This column originally appeared Dec. 26, 2016.
In the next few days, you’ll be hauling out your fresh-cut Christmas tree, and may wonder what to do next.
You can take your un-decorated, de-tinseled tree, free of fake snow and plastic bag, to one of nine Indy Parks. From there, it goes to GreenCycle for making mulch or other recycled, sustainable product. You can find a listing of where your can recycle or dispose of trees in other communities throughout Indiana at Pick Your Own Christmas Tree.
You can cut the tree and branches into 3-4 foot long bundles and leave for heavy trash pickup, if allowed by your municipality. Or, cut the tree and season the wood to burn in the fireplace.
Use the tree for soil erosion around lakes and ponds, or if privately owned, dump it into the water to create a fish habitat.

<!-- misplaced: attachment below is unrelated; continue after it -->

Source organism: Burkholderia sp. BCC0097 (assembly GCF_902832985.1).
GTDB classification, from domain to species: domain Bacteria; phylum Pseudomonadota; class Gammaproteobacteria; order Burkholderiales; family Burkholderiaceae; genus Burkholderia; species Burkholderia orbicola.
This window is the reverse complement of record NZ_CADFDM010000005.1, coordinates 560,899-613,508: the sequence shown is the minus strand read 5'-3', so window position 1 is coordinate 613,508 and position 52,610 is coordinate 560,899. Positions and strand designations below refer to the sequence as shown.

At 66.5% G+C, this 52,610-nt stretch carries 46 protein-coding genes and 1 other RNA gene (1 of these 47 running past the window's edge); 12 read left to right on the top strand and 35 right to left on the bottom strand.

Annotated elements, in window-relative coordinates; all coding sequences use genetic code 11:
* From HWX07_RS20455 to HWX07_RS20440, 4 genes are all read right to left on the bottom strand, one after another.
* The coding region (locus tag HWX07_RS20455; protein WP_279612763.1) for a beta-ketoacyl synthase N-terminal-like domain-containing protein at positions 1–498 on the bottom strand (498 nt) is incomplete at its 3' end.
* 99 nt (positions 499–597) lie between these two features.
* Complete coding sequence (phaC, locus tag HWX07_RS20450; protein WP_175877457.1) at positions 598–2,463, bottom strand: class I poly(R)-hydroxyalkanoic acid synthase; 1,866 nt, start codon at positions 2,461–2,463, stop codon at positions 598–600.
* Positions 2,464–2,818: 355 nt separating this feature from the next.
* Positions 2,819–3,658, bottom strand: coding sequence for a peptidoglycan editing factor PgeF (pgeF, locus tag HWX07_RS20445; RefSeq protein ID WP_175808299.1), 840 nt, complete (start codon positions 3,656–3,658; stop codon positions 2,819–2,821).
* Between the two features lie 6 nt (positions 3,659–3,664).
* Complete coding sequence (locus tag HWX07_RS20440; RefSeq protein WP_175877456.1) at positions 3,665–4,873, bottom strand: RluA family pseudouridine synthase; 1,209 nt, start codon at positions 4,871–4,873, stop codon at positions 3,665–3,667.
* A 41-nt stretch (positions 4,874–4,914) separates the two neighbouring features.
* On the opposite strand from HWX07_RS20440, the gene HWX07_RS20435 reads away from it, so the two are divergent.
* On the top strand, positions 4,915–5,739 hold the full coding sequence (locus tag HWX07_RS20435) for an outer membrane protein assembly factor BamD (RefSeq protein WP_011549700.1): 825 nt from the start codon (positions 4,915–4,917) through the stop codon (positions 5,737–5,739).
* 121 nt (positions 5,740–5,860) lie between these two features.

Move the tree to the backyard to make a seasonal feeder and shelter for birds. Decorate it with pine cones rolled in peanut butter, nuts or birdseed. Hang fresh fruit, such as oranges or apple, or strings of popcorn or dried fruit in the tree. Brace it against another tree, fence or post.
Also in the backyard, the tree can be used as a wind break for flowerbeds or tender shrubs. Cut the boughs and place them around small shrubs, perennials or other plants, especially those spending the winter in pots.
Winter safety for people, pets, plants
With the recent snow and icy weather, remember to use caution when applying de-icers on sidewalks, driveways, porch steps or other pavement adjacent to lawn or beds that have been planted with flowers, trees and shrubs.
Clearing the pavement of snow frequently eliminates or reduces the need for de-icers. Products containing sodium chloride, or salt, can be harmful to plants. I opt for de-icers labeled for use around plants and pets. Always apply according to label directions.